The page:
This thread has been locked.
If you have a related question, please click the "Ask a related question" button in the top right corner. The newly created question will be automatically linked to this question.
Is there any problem with an inductive circuit (magnetic-field coil) on the input to the THS4524?
In the gain calculation, is the gain just Rf/Rg, where Rg is the magnitude of the impedance of the coil?
The Inductive circuit you mentioned in the EVM are actually transformers. On the input side of EVM, these transformers are not populated even if they are shown in the schematic. On the output side, these Transformers are used to convert the differential output of THS4524 to single ended outputs.
The gain is calculated from Rf/Rg where Rf is the feedback resistor and Rg is the gain set resister. There is no Impedance of the coil coming in the gain equation since the input side of EVM is not using a transformer. Please refere to Sec 9.2.3 and 9.2.4 of THS452x Datasheet for various configurations of using THS4524.
Thanks and regards,
We are glad that we were able to resolve this issue, and will now proceed to close this thread.
If you have further questions related to this thread, you may click "Ask a related question" below. The newly created question will be automatically linked to this question.
In reply to Eldho George:
Since we are operating in the kHz range, we are not using any transformers on this board.
The input signal comes from a magnetic-field sensing coil, which has a substantial inductance.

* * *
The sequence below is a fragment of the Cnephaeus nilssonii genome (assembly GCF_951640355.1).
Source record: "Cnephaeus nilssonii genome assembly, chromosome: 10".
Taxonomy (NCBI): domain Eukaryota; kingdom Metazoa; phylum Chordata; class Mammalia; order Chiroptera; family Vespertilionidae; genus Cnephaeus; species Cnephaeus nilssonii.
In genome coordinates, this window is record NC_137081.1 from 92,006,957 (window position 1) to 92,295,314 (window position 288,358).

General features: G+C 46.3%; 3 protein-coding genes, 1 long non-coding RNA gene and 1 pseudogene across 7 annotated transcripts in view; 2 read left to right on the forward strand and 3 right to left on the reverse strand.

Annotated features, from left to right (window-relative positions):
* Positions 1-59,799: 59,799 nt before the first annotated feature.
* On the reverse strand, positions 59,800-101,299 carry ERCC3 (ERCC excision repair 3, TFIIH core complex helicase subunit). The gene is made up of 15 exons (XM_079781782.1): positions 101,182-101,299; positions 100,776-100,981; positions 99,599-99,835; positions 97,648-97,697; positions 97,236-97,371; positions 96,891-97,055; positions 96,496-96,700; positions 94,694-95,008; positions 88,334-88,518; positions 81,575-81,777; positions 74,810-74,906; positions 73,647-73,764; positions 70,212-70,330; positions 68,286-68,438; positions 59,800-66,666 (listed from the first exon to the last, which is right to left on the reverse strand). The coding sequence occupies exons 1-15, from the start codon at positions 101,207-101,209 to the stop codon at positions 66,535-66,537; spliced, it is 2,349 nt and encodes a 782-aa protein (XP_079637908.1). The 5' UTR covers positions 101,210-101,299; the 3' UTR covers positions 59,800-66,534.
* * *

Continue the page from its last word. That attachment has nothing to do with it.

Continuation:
I understand that in the gain equation, Rg includes all resistance in the input circuit, including in this case, the resistance of our magnetic-field sensing coil.
Should the inductive reactance of our input coil (2*pi*f*L) be included in a vector sum with the coil R in order to calculate the Rg that is used in the gain equation?
In reply to Ben Sternberg:
In reply to Samir Cherian:
Yes you would just use the vector sum. You can simulate this in TINA-TI a Spice tool. Its a lot easier. The link is below. You should have some resistance on that resistor pad to isolate the PCB and trace capacitance from the input of the amplifier.
All content and materials on this site are provided "as is". TI and its respective suppliers and providers of content make no representations about the suitability of these materials for any purpose and disclaim all warranties and conditions with regard to these materials, including but not limited to all implied warranties and conditions of merchantability, fitness for a particular purpose, title and non-infringement of any third party intellectual property right. No license, either express or implied, by estoppel or otherwise, is granted by TI. Use of the information on this site may require a license from a third party, or a license from TI.
TI is a global semiconductor design and manufacturing company. Innovate with 100,000+ analog ICs andembedded processors, along with software, tools and the industry’s largest sales/support staff.